U.S.: Presidential Swing States Support Legalizing Marijuana
By Steve Elliott
Voters in three critical swing states -- Florida, Ohio and Pennsylvania -- support legalization of medical marijuana by margins of 5-1 or more and also support legalization of recreational marijuana use by smaller margins, according to a Quinnipiac University Swing State Poll released on Monday.
Support for medical marijuana is 84 - 14 percent in Florida, 84 - 15 percent in Ohio and 88 - 10 percent in Pennsylvania, the independent Quinnipiac (KWIN-uh-pe-ack) University Poll finds. The Swing State Poll focuses on Florida, Ohio and Pennsylvania because since 1960, no candidate has won the Presidential race without taking at least two of these three states.
Support for allowing adults "to legally possess small amounts of marijuana for personal use" is 55 - 42 percent in Florida, 52 - 44 percent in Ohio and 51 - 45 percent in Pennsylvania.
But swing state voters say they don't plan to use marijuana themselves:
• 17 percent of Florida voters say they "definitely" or "probably" would use it, while 81 percent say they "probably" or "definitely" would not;
• 14 percent of Ohio voters say they "definitely" or "probably would use it, while 84 percent say "definitely" or "probably" not;
• 15 percent of Pennsylvania voters say they are likely to try, while 83 percent say no.
"Bare majorities in Florida, Ohio and Pennsylvania say they support allowing adults to possess small amounts of marijuana for recreational use, and more than eight in 10 say it should be available for medical uses," said Peter A. Brown, assistant director of the Quinnipiac Poll.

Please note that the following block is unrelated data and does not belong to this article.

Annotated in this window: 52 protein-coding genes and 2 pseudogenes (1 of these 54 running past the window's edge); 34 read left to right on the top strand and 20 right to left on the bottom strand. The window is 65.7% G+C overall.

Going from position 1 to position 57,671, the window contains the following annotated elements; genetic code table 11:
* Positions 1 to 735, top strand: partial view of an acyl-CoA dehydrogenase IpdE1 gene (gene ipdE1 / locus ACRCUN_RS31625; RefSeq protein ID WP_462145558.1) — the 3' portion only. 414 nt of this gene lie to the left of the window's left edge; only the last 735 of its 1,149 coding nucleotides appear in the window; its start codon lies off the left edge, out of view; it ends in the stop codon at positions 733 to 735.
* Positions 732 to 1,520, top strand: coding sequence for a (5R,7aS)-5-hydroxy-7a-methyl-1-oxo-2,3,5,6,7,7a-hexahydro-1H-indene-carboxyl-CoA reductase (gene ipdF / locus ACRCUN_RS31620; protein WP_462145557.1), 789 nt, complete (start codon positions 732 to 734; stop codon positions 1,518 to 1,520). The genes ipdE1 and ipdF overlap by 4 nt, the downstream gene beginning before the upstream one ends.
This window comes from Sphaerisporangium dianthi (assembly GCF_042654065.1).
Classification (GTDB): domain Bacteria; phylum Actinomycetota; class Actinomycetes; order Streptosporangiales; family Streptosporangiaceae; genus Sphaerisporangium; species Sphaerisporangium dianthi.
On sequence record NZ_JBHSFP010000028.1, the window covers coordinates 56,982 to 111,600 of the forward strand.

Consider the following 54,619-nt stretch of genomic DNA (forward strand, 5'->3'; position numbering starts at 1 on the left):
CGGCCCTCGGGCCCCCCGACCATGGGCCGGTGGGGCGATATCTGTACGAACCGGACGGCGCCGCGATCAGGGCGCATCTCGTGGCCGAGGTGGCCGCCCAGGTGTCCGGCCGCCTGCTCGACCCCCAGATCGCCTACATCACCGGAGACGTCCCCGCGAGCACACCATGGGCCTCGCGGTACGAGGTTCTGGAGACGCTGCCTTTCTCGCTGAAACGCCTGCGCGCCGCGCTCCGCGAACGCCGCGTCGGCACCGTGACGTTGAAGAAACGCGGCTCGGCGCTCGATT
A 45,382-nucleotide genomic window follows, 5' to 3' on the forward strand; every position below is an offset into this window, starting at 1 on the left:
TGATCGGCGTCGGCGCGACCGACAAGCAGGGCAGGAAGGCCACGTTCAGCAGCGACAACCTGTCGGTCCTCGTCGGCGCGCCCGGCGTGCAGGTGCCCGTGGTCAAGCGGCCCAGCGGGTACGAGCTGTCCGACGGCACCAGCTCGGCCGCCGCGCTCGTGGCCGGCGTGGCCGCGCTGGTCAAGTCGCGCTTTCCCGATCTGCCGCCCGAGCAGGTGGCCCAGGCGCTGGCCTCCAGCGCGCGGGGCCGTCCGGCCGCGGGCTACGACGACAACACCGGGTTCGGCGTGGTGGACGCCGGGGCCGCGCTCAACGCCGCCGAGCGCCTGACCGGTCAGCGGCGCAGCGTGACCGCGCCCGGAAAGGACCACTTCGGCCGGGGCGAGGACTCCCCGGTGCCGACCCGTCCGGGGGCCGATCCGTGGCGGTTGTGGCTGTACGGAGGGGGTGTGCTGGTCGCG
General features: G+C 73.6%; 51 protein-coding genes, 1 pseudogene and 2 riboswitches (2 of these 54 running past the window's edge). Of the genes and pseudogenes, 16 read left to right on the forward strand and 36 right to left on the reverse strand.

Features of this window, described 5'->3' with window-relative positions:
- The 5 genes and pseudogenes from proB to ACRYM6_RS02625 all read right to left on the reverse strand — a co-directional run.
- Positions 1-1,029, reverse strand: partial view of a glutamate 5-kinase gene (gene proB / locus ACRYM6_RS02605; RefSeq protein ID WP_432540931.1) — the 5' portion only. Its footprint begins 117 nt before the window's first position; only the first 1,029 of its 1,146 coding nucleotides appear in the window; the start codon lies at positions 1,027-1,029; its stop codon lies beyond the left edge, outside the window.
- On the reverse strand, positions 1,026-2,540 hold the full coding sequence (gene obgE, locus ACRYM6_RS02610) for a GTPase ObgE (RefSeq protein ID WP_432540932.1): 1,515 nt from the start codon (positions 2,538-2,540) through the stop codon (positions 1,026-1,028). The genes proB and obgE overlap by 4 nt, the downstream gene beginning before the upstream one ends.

"But it is worth considering the lesson of Florida in 2014, when a referendum on medical marijuana fell short of the 60 percent needed for passage," Brown said.
“These results show that marijuana legalization is a mainstream issue that ambitious politicians should try to latch onto instead of run away from," said Tom Angell, chairman of Marijuana Majority.
"If the next president isn’t willing to personally support ending prohibition as the best policy approach, he or she at least needs to push for changing federal laws so that seriously ill people can use medical marijuana without fear of being harassed by the DEA," Angell said. "Medical marijuana polls way better with voters than any presidential candidate does.”
Graphic: Cindy's Been Trippin'